Full Exam Review

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University of Toronto Mississauga
Bernard Katz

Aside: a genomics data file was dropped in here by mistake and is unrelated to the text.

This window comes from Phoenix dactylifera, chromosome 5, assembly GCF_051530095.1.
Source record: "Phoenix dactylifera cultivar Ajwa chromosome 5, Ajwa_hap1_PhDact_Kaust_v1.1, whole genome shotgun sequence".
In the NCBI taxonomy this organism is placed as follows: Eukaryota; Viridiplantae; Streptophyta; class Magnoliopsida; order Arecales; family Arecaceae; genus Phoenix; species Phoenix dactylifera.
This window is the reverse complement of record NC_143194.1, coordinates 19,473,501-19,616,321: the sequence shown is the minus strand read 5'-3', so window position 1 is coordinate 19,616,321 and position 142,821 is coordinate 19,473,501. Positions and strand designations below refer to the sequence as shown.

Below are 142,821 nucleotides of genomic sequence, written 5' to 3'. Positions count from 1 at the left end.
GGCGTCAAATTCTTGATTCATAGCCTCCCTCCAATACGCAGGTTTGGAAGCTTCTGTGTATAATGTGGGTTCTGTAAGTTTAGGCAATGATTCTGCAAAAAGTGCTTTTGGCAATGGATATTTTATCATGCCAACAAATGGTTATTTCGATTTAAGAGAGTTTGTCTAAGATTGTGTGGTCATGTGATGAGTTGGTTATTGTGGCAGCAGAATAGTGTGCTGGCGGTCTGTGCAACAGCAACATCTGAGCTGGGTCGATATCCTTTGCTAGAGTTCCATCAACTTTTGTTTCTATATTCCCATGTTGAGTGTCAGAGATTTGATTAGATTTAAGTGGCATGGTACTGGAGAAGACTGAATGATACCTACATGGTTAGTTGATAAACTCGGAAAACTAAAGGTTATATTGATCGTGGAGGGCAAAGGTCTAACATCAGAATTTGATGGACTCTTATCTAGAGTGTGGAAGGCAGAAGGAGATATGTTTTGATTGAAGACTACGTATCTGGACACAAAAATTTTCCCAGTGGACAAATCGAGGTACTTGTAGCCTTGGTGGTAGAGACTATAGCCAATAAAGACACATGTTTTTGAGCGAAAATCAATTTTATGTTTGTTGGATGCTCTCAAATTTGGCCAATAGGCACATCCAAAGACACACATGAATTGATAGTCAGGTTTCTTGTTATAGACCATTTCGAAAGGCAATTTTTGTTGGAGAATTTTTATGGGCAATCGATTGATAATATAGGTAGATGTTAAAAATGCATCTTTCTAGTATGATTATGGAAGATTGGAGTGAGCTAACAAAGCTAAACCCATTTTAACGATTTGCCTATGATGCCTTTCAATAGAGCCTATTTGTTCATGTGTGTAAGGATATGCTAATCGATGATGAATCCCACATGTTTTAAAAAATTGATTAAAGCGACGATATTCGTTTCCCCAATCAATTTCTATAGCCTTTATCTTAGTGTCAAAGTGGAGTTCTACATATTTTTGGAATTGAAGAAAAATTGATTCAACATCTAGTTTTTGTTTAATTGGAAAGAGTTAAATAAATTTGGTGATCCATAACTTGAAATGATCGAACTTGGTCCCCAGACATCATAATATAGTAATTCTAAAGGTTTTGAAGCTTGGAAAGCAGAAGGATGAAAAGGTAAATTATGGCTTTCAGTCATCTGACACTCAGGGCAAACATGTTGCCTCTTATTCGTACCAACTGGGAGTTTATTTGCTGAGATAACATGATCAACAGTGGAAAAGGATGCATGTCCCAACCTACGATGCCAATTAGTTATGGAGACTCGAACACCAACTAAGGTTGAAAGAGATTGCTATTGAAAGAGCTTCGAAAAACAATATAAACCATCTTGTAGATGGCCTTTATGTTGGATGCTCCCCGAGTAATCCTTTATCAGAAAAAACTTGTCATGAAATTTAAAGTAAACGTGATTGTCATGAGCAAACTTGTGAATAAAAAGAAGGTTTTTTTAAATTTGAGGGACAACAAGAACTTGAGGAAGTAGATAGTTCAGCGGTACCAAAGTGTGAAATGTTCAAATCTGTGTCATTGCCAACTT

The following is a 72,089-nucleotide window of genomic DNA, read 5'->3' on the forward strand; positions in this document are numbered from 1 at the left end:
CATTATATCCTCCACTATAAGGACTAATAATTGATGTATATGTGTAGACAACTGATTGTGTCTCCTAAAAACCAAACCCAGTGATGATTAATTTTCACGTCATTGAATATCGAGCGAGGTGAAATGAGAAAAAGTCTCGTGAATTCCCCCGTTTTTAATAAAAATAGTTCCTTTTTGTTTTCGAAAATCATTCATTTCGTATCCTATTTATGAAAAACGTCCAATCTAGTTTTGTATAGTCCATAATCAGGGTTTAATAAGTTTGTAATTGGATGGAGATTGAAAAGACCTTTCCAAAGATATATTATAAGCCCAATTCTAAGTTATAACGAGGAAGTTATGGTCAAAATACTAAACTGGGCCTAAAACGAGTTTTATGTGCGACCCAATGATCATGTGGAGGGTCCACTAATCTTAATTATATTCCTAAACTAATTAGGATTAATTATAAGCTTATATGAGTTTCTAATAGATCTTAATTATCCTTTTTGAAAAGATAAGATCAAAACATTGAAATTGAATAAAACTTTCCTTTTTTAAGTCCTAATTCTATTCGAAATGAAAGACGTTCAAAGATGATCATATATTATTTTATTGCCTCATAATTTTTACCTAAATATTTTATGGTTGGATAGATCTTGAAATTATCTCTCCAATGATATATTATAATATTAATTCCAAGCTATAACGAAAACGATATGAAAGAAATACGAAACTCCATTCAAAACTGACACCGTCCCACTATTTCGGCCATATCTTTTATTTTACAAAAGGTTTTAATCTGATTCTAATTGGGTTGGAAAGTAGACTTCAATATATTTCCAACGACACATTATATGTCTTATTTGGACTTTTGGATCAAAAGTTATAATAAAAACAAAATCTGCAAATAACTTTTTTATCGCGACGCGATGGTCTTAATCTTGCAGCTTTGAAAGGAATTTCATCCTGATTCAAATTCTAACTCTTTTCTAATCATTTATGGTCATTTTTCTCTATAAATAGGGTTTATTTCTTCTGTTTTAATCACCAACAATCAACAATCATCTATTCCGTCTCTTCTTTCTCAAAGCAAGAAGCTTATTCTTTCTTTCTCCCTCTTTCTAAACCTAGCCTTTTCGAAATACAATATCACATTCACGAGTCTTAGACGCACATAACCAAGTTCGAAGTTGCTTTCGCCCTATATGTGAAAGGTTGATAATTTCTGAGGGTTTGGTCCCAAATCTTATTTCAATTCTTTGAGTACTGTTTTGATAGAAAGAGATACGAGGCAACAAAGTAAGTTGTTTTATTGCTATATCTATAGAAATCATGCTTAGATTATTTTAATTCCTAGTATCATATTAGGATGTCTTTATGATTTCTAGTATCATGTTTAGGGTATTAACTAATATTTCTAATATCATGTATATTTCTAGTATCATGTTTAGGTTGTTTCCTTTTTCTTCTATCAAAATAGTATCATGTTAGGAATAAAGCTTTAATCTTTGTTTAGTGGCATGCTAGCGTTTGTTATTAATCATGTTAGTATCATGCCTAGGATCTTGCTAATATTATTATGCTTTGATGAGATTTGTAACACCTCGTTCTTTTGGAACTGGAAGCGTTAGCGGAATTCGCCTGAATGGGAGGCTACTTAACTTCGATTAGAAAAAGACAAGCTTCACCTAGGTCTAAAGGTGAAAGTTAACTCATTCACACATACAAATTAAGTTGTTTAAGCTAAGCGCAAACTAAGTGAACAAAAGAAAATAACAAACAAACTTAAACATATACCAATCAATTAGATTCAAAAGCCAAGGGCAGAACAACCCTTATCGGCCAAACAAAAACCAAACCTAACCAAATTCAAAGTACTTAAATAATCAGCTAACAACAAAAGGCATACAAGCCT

Part 1: 1:Theism: the belief that there is a deity. Monotheism: the belief that there is exactly one deity. Polytheism: the belief that there are many deities. Pantheism: the belief that God is identical with nature or the world as a whole. Henotheism: the belief that there are many deities, but we should restrict our allegiance to one particular deity. Deism: the belief that there is a deity who created the world but is not active in it. —Atheism: the belief that there is no deity of any kind. —Agnosticism: the withholding of belief on the question of whether there is a deity; in other words, the denial of both theism and atheism. 2:What is meant by the idea of a self-existent being? Anselm argues that the supreme being’s existence must be due to itself. In other words, the explanation of the existence of the supreme being is to be found within the very nature of that being. - It is inconceivable that something should exist and that there be no explanation of its existence. Therefore, - There must be an explanation of the existence of the supreme being. - The supreme being would not be supreme if it depended on anything other than itself for its existence. Therefore, - The explanation of the existence of God (the Supreme Being) is to be found within His own nature. Nature was not brought into existence with the help of any external cause, yet it does not exist through nothing, or derive existence from nothing, how existence through self, and derived from self, is conceivable Set out and explain Anselm’s reasons for claiming that God is a self-existent being? - Because he does not exist through something else, and cannot derive existence from itself because that presupposes that it existed before itself - Cannot exist through nothing or through another thing - cannot derive existence from another - from itself and through itself it is whatever it is - It did not creates itself, nor did it spring up as its own matter, nor did it in any way assist itself to become what it was not before, unless, haply, it seems best to conceive of this subject in the way in which one says that the light lights or is lucent, through and from itself. 3: Explain the notion of a necessary being and contingent being: This is primarily a metaphysical distinction. A natural way of explaining this distinction is in terms of the notion of a possible world, that is, a possible situation or set of circumstances, a way that things might have been. A proposition is necessary if and only if it is true in every possible world. A proposition is possible if and only if it is true in some (in at least one) possible world. A proposition is contingent if and only if its does not have the same truth value in every possible world. - So God is a necessary being because he is true in every possible world 4: What is the connection between God is self-existent being and that God is necessary being? A necessary being is self-existent, which means a necessary being exists without the influence or help of anything else. A self-existent being does not necessarily have to exist in every possible world. 5: analytic statements: Analytic-Synthetic Distinction This distinction was first explicitly made by Immanuel Kant The distinction is primarily a semantic one: roughly, an analytic truth (or falsehood) is a statement that is true (or false) solely as a matter of logic and the meanings of its constituent terms: - A statement is analytic if it is a truth or falsehood of logic or it may be turned into a truth or falsehood of logic by substituting synonym for synonym. - A statement is synthetic if it is not analytic. The following statements are analytic: - All roses are roses. - All bachelors are unmarried. - Either Biscuit is a cat or Biscuit isn’t a cat. - Some triangles are four-sided plane figures. Given their logical structure and the meanings of their constituent terms, the first three statements must be true and the last must be false. On the other hand, the following statements are synthetic: - This flower is a rose. - Bachelors die younger than married men. - The speed of light is a constant. - There are more women than men in Toronto. These statements depend for their truth or falsity, not simply on the meanings of their constituent terms, but on how things actually are in the world. Since the truth of a synthetic statement depends on how things are in the world, when we come to know that a synthetic statement is true, we have learned factual information about the world. By contrast, analytic statements reflect the meanings that have been assigned to words or symbols. Accordingly, they are devoid of factual information, and when we come to know that an analytic statement is true, we have not learned anything factual about the world. A Priori-A Posteriori Distinction This is primarily an epistemological distinction, concerning how we acquire knowledge. Again, the contemporary understanding of this distinction, as an epistemological distinction derives mainly from Kant, although versions of it precede Kant in the writings of Leibniz and David Hume. A priori knowledge is supposed to be a kind of knowledge or justification that does not depend on evidence, or warrant, from experience (that is, experience from the senses, memory, or testimony); it contrasts with a posteriori knowledge, knowledge requiring evidence derived from experience. Roughly speaking, a posteriori knowledge is empirical, experience-based knowledge, and a prioriknowledge is non-empirical knowledge. (Standard examples of a priori truths are the truths of mathematics, whereas standard examples of a posteriori truths are the truths of the natural sciences.) The Linguistic Theory of Necessity Thus, we have three distinctions, a semantic one, an epistemological one, and a metaphysical one. The semantical distinction between analytic and synthetic truth is not the same as the epistemological distinction between a priori and a posteriori knowledge; nor are either of those the same as the logical or metaphysical distinction between necessary and contingent truth. There remains, however, the question, To what extent do these distinctions correspond? Obviously, many analytic truths are knowable a priori and are necessary. Perhaps all analytic truths are necessary; and perhaps all analytic truths that are knowable are knowable a priori. Are there, however, a priori truths that arenot analytic? Or necessary truths that are not analytic? According to the Linguistic Theory of Necessity, a view popular during the first half of the 20th century, modal propositions are true, not by the way the world is, but by the way we conceive or describe the world. On this view, modal truths simply reflect linguistic conventions. Hence, ‘analytic’, ‘a priori’ and ‘necessary’ 6: What does Findlay mean by the notion of an adequate object of religious attitudes? Findlay defines an object worthy of our worship. He says: - For all limited superiorities are tainted with an obvious relativity, and can be dwarfed in thought by still mightier superiorities, in which process of being dwarfed they lose their claim upon our worshipful attitudes. And hence we are led on irresistibly to demand that our religious objects should have an unsurpassable supremacy along all avenues, that it should tower infinitely above all other objects. And not only are we led to demand for it such merely quantitative superiority: we also ask that it shouldn’t owe it no allegiance, or set limits to its influence. The proper object of religious reverence must in some manner be all comprehensive: there mustn’t be anything capable of existing, or of displaying any virtue, without owning all of these absolutely in a single source. - True object of religious reverence must not be one, merely, to which no actual independent realities stand opposed: it must be one to which opposition in totally inconceivable. - Must not only cover realm of actual but the realm of the possible - Not only must his existence of other things be unthinkable without Him, but his own nonexistence must be unthinkable in any circumstance. There must, in short, be no conceivable alternative to His existence properly termed “divine”: God must be wholly inescapable, as we remarked previously, whether for thought or reality. And so we are led on insensibly to the barely intelligible notion of a Being in Whom Essence and Existence lose their separateness.  So this is saying that is in God’s very essence that he is logically necessary, and if He wasn’t, he wouldn’t be God. - Not only is it contrary to the demands and claims inherent in religious attitudes that their object should exist “accidentally”: it is also contrary to those demands that it should possess in various excellences in some merely adventitious (added from outside and often unexpected source rather than intrinsic) or contingent (possible but not certain) manner. - It would be quite unsatisfactory from the religious standpoint, if an object merely happened to be wise, good, powerful and so forth, even to a superlative degree, and if other beings had, as a mere matter of fact, derived their excellences from this single source. An object of this sort would doubtless deserve respect and admiration, and other quasi-religious attitudes, but it would not deserve the utter self-abandonment peculiar to the religious frame of mind. - 7: What however, are the consequences of these requirements upon the possibility of God’s existence? Findlay doesn’t believe it God existence because: - Plainly they entail (for all who share a contemporary outlook) not only that there isn’t a God, but that the Divine Existence is either senseless or impossible. The modern mind feels not the faintest self-evident force in principle which trace contingent things back to some necessarily existent source, not does it find it hard to conceive that’s things should display various excellent qualities without deriving them from a source which manifests them supremely. - Those who believe in necessary truths which aren’t merely tautological think that such truth merely connects the possible instances of various characteristics with each other: they don’t expect such truth to tell them whether there will be instances of any characteristics. - And of a yet more modern view of the matter, necessity in propositions merely reflects our use of words, the arbitrary conventions of our language. Conclusion: modern views make it self-evidently absurd (if they don’t make it ungrammatical) to speak of such a Being and attribute existence to Him. Anselm bare something that is of the essence of an adequate religious object, but also something that entails its necessary non-existence. 8: what are the two objections to the idea that God’s existence is logically necessary that Adams discusses? How does Adams reply to these objections? - Many philosophers believe that the proposition that a certain thing exists is simply not of the right form to be a necessary truth. They think that necessity cannot be understood except as consisting in analyticity and those existential propositions cannot be analytic.  So God cannot be necessary because the only things that can be necessary are analytic truths like logic and non-existential entities. - We are not likely to get a satisfying analysis of necessity from which it will follow that such existence cannot be necessary - An second objection to the doctrine of divine necessity is that if God exists His existence is too real to be necessary. Many philosophers believe that absolute necessity is “logical” or “conceptual” in such a way as to be confirmed to a mental or abstract realm that it cannot escape from the playground of the logicians to determine the real world in any way. On this view necessary truths cannot be “about the world,” and cannot explain any real existence or real event, but can only reveal features of, or relations among, abstract or mental objects such as concepts or meanings. They cannot govern reality, but can only determine how we ought to think or speak about reality. Adam’s response - If on the other hand, it is a necessary truth that God exists, this must be a necessary truth that explains a real existence (God’s); indeed it provides the ultimate explanation of all real existence, since God is the creator of everything else that really exists. Thus if God’s existence follows from his essence in such a way as to be necessary, His essence is no mere logician’s plaything but a supremely powerful cause. This is a scandal for the view that necessary truths cannot determine or explain reality. - It seems commonsensical to say that the necessary truths of mathematics that enter into those calculations also contribute something to the determination of the real events and form part of the explanation of them. Ayer: writes that if we admit that some necessary truths are about the world, - We shall be obliged to admit that there are some truths about the world which we can know independently of experience: that there are some properties which we can ascribe to all objects, even though we cannot conceivably observe that all objects have them. And we shall have to accept it as a mysterious in explicable fact that our thought has this power to reveal to us authoritatively the nature objects which we have never observed.  The main assumptions of this argument seem to be first: that if necessary truths are about the world, we can sometimes know that they apply to objects that we have not experienced and;  Second, that if we know something about an object, there must be some explanation of how it comes to pass that our beliefs agree with the object.  Both seem plausible  From these assumptions it follows that necessary truths are about the world. Question 9 God created everything, but he cannot create himself. Something cannot create itself because that would imply the it existed before it was created in order to create itself which is obviously a contradiction. So god exists through himself, not from himself. God being the creator is very important for theism and is a strong motivation for peoples worship. Creation is not an essential characteristic of god though. Question 10 On the face of it, the characteristics of transcendence and immanence appear to be in conflict. A transcendent God is one who is beyond perception, independent of the universe, and wholly “other” when compared to us. An immanent God, is one which exists within — within us, within the universe, etc. — and, hence, very much a part of our existence. How can these qualities exist simultaneously? Clearly there is some conflict between these two characteristics. The more God’s transcendence is emphasized the less God’s immanence can be understood and vice-versa. For this reason, many philosophers have tried to downplay or even deny one attribute or the other. Kierkegaard, for example, focused primarily upon God’s transcendence and rejected God’s immanence — this has been a common position for many modern theologians. The need for both qualities can be seen in the other characteristics normally attributed to God. If God is a person and works within human history, then it would make little sense for us not to be able to perceive and communicate with God. Moreover, if God is infinite, then God must exist everywhere — including within us and within the universe. Such a God must be immanent. On the other hand, if God is absolutely perfect beyond all experience and understanding, then God must also be transcendent. If God is timeless (outside of time and space) and unchangable, then God cannot also be immanent within us, beings who are within time. Such a God must be wholly “other,” transcendent to everything we know. Because both of these qualities follow readily from other qualities, it would be very difficult to abandon either without also needing to abandon or at least seriously modify many other common attributes of God. Some theologians and philosophers have been willing to make such a move, but most have not - and the result is a continuation of both of these attributes, constantly in tension. 11. The idea that God is omnipotent means that God is able to have unlimited power, or able to do anything. According to the traditional conception of God’s omnipotence, he is able to do everything due to his absolute power, be without limits, and violate the laws of logic. 12. Aquinas says there are two kinds of possibility, relative possibility and absolute possibility. Relative possibility lies within the power of the individual to act. Eg. Birds can fly, people cannot. Absolute possibility is logical power and in no way contradicting. Eg. Defeating a chess master at chess. This is possible, but hard. But, the chess master could check mate one, and one could not win. This would be a contradiction. This distinction is relevant to understanding the notion of divine omnipotence because it deals with whether or not God can defy logic because there seem to be tasks that God cannot logically perform, like riding a bike because he is not physical. This shows contradiction, i.e. that God could not be omnipotent. 13. The paradox of the stone explains whether God can create a stone that he cannot lift. If he can, there is something that he cannot do, which is lift the stone he has created. If he can, there is also something he cannot do, make the stone. Since he must either be able to make it or not make it, explains that there is something he cannot do, and therefore that he is not omnipotent. Mavrodes solution to the paradox is God’s omnipotence extends only to what is logically possible. He cannot do what contradicts his nature, but this does not show that He is not omnipotent since it does not imply any deficiency or lack of power on His part. This means that God can perform an action A provided its possible logically for God to do A. E.g. God couldn’t ride a bike because he does not have a body. God, being omnipotent, can bring about any state of affairs that is logically possible for Him to bring about. 14. Does God have the power to alter the past? Why/why not? Difficulties involved in construing divine omnipotence. Can God change the past? It seems reasonable to think he can, but maybe a changed past is no longer the past at all – in which case this also involves a logical contradiction. Another interesting question is whether God can commit an evil act. This is connected to the attribute of perfect goodness and is sometimes resolved by claiming: while it is possible for God to sin, it will never happen, as he is by nature a perfectly good being. Alternatively, since sin is an imperfection, it may be seen as logically impossible for a perfect being to sin. This combination of omnipotence and goodness also gives rise to the problem of evil: how can evil exist when God has both the means and the motive to prevent it? One resolution to this problem argues that evil is the result of free will which God cannot – to be logically consistent – control. *The past cannot be undone because what God has made cannot lose its status of having been. **God is immutable, both in himself and in his relation to creation. He is not in any time or place, but all times and places, as well as all creatures, are contained in “the treasure of God's wisdom”, or in his providence. To God there is no past or future; everything is present to him in an eternal now. To him, nothing changes or moves; everything that streams by or goes past in time stands immutably and eternally in his providence. 15. The problem with divine foreknowledge and human freedom is that God is claimed to be omniscient yet God has supposedly given humankind free will. Attempts to solve the apparent contradiction often involved in attributing to God special properties, is for example, being “outside” of time. The solutions are unsatisfactory. They leave untouched the problem posed not by God’s foreknowledge but that of any human being. Do human beings have foreknowledge? Yes in some behaviors. But, there is another problem to this: A human being’s foreknowledge, exactly as would God’s, of another’s choices would rule out the exercise of human free will. Incompatibility of foreknowledge/free will rests on a subtle logical error. When the error, a modal fallacy, is recognized and remedied, the problem dissolves. 2 definitions of freedom mentioned in class: 1) Free act is a voluntary one 2) The agent could have done otherwise *If God causes you to do something, you’re not free *Events with no cause, if God knows beforehand, then it’s gonna happen (Knowledge cannot lie because: No human actions are free, (so reward/punishment lose their basis) -if something is out of control of the agent (can’t punish/reward) virtue & vice is also incoherent. Difference between Doctrine of Divine Predestination and Doctrine of Divine Foreknowledge. *the relation between foreknowledge and predestination is central part of Newcomb's Paradox Open theists think that God does not/cannot foreknow the future decisions of free moral agents (humans). To foreknow our future actions would make them certain/no longer free. While open theists are still willing to use the word “omniscient” of God, they understand omniscience in a new way. God is omniscient in that He knows all that can be known. He knows the past and present perfectly, and knows what He will do in the future, but He does not know what humans will do in the future, for such future free actions are not real; This is central issue in open theism. One can hold many of the emphases of open theism (freedom, a loving/relational God, a concern over the problem of evil), and still reject its view of God’s foreknowledge. -DDP= God chooses who will believe in him (humans don’t have free will to choose God) (by: John Calvin) Explanations seek to address the “paradox of free will” which is that God’s Omniscience is not compatible with human free will. Different from ideas about determinism & free will. Predestination involves whether God is omniscient, eternal or a temporal (free from limitations of time or even causality). God may see the past, present, and future, so that God knows the future. If God knows ahead of time what will happen, then events in the universe are effectively predetermined from God's point of view. This is a form of determinism but not predestination since the latter term implies that God has actually determined (rather than simply seen) in advance the destiny of creatures. -DDF=God's foreknowledge of the future includes that which is determined as time progresses often in light of free decisions that have been made and what has been determined. So, God knows everything that has been determined as well as what has not yet been determined but remains open. As such, God is able to anticipate the future, yet remains able to respond and react to prayer and decisions made either contrary or advantageous to His plan or presuppositions. "Open theism" is an inappropriate term since the position posits more about the nature of time and reality than it does about God itself. Open theists do not believe that God does not know the future, but that the future does not exist to be known by anyone. For the open theist the future has not happened yet, not for anyone, and thus is unknowable in the common sense. (I.e. God does not know the future is akin to saying that God does not know about square circles). 16. Argument Boethius sets out to support the claim “Divine Foreknowledge Precludes Human Freedom” 1* If God foreknows that some person S will do action A, then it is necessary that S do action A. 2* If it is necessary that S do action A, then S does not do action A freely. 3* If God foreknows that some person S will do action A, then S does not do action A freely B’s argument: God forsees all things: therefore can’t be mistaken *Problem with this argument is statement #2. (its misleading) *You can have false beliefs but you can’t have false knowledge* *Boethius’ interpretation of the argument against the compatibility of God’s foreknowledge and human free actions, he believes that the problem is generated from the pastness of God’s knowledge **God’s knowledge of anything is essential knowledge; all God’s beliefs are necessarily true beliefs. He cannot be wrong without ceasing to be God. “Free" actions, though, involve a person having power to refrain from doing the action. But the power to refrain from doing an action (which God believes a person will do) carries with it impossible consequences for the God and his cognitive life. Roughly, it entails that someone will have it in their power to make it true that God held a false belief about someone’s actions. But this is not possible. Ex: If at any time God believes that ______, then it is not the case that it within his power to refrain from throwing the football to Jerry [essential knowledge premise]. Remember, the case that none of God’s beliefs are false, there is a necessary connection between God’s believing some proposition, and the proposition being true. His beliefs cannot possibly be false. Therefore, if God is the one who holds the belief that… EX. Steve will throw the football to Jerry at some future time, then it will not be within Steve’s power to refrain from that action for the simple reason that the ability to do so would be the power to make it the case that God held a false belief. And since God ceases to be God if he holds a false belief, Steve’s freely throwing the ball to Jerry entails that Steve has the power to make it the case that Go does not exist Remaining problem: This undercuts Boethius’s earlier argument against the outcome of things being the cause of God’s past knowledge. Divine knowledge is not said to depend on things which happen later. But in the analogy, the human knower’s knowledge is dependent on what is happening at present. Similarly it would seem that God’s present knowledge must depend on what is present to him in the eternal present. Making God timeless does not let God escape having his knowledge based on things as they are happening, though it does free those things from having to happen out of simple necessity. And if God’s knowledge is based on things, and is a knowledge of vision (seeing the future as present), we must ask whether God can in fact have such knowledge without the future already existing If we suppose that God’s knowledge is a timeless gaze directed toward the whole of human history present to God at once, it will be too late for God to act on his knowledge. What he knows is everything and only those things which people will freely do, what happens out of necessity, and what God already (in some sense) chose to do, for he sees all of human history at once, and that includes God seeing His own actions. There is no sense to speaking of God doing anything. *Boethius objection commits a modal fallacy because: Point 4 simply assumes that fore knowledge and free will is incompatible. It uses circular logic to "prove" this, by stating that "a being that knows its choices in advance has no potential to avoid its choices". Point 4 is saying, "A being that knows its choices in advance has no free will, and therefore has no free will". By assuming what it is trying to prove, that point undermines the entire argument. **Point 4 commits the modal fallacy of assuming that because some choice is known to be true, it must be necessarily true (i.e. there is no way it could possibly be false. Logically, the truth value of some proposition cannot be used to infer that the same proposition is necessarily true. There is a marked distinction between the statement “It is impossible (for God to know a future action to be true and for that action to not occur)” and the statement “If God knows that a future action is true, then it is impossible for that action to not occur.” The two statements say the same thing, but they’re not logically equivalent. The second sentence false because it commits the modal fallacy of saying that a certain action is impossible, instead of saying that the two propositions (God knows a future action to be true, and that action does not occur) are jointly impossible. By asserting that God knows a future action still leaves the possibility for the action not to occur. The confusion comes in mistaking a semantic relation between two events for a causal relation between two events. 17. Argument from the Necessity of the Past claims that: (explain/evaluate) -If God knows in advance what you are going to do, then there is no human freedom The principle of the necessity of the past- What do we mean when we say that the past is necessary? Ex. There is no use crying over spilled milk,” they mean that there is nothing anybody can do now about the spilled milk; the spilling of the milk is outside the realm of causal control. But it is not at all clear that pastness per se puts something outside the realm of our causal control. Rather, it is pastness in conjunction with the metaphysical law that causes must precede their effects. If we decided that effects can precede their causes, we would no longer speak of the necessity of the past. Necessity of the past-principle that past events are outside the class of causable events. There is asymmetry in causability because everything causable is in the future. But some future is non-causable as well. There are some events in the future that are causally necessary. If a future event E is necessary, it is causable, and not E is not causable. Deeper problem with idea of the necessity of the past. The modes of causable/not causable do not correspond to the standard modes of necessary, possible, impossible, and contingent. Actual past is not causable, but alternative pasts are not causable either. If it is too late to make something have happened, it is too late to make something else have happened instead. **If a proposition p about the past is not causable, not-p is also not causable. This is a disanalogy with the logical modalities since if p is necessary, not-p is the contrary of necessary; it is impossible. Another disanalogy between necessity and non-causability is that if p is necessary, p is possible, but if p is not causable, there is no category parallel to the possible that applies to p. impossible. The attempt to assimilate the causal categories to modal categories is a mistake. These considerations indicate that premise (2) should be given up and replaced by: (2a) If E is an event in the past, E is not now causable. 18. Responses to the problem of Divine Foreknowledge/Human Freedom *Comapatiblism- Freedom consists in no more than acting in accordance w/ your wants/desire. Does not require the power to do otherwise (Jonathan Edwards arg). *The future is not Real- Propositions about future contingents are neither true nor false. They become true/ or false when the events that they report occur. Thus, God does not have foreknowledge of free actions. *Timeless Eternity-Since God exists outside of time, he is not in the position to know something will occur in advance of its occurring. He knows that everything is occurring, will occur in the same way humans know what occurs in the present. Accordingly, God’s knowledge of what you’re going to do is no different than an ordinary person’s knowledge of what you’re doing now. This is no way limits the possibilities open to you. (Boethius/ Aquinas) *Ockhanism- Not all facts about the past are necessary. Some facts about the past are within our control. (Particularly) facts concerning divine foreknowledge of free actions are. (William Ockham) *___________ is the best solution. Because… 19. The problem between the relation of God and Morality is: *Argument from moral evil attempts to use the existence of moral evil to disprove the existence of God. If there were a God, it is argued, then he would prevent such evil; that he does not do so therefore proves that he does not exist. Response to this argument is that not only does moral evil not disprove God’s existence, it in fact proves it. The very existence of a moral standard, this argument runs, presupposes the existence of God. There can only be moral evil, then, which involves the violation of a moral standard, if there is a God. The argument from moral evil is taken to be self-refuting. Though it concludes that God does not exist, it is suggested, it tacitly assumes that he does, and so contradicts itself .Just as the theist faces the problem of reconciling the existence of evil with the existence of God, the “problem of evil”, the atheist faces the problem of reconciling the existence of a moral standard with the non-existence of God. 20. Four Metaphysical attributes God is supposed to have: (see Krietzman Essay) 1) Immutable- God is unchangeable (can’t undergo change) what does it mean to say something changes? Change- to lose/ or acquire a property 2) Impassible- God is without passion or emotion b/c he is immutable. For if God was able to feel emotion, he would be able to change. Also assoc. w/ divine perfection. 3) Simplicity- God is completely one (whole) (basic idea in monotheistic religion) no difference between God and his properties 4) Eternal-God may be thought of as “everlasting,” which means that God has existed through all of time. On the other hand, God may be thought of as “timeless,” Meaning that God exists outside of time, unconstrained by the process of cause and effect. **Omniscient-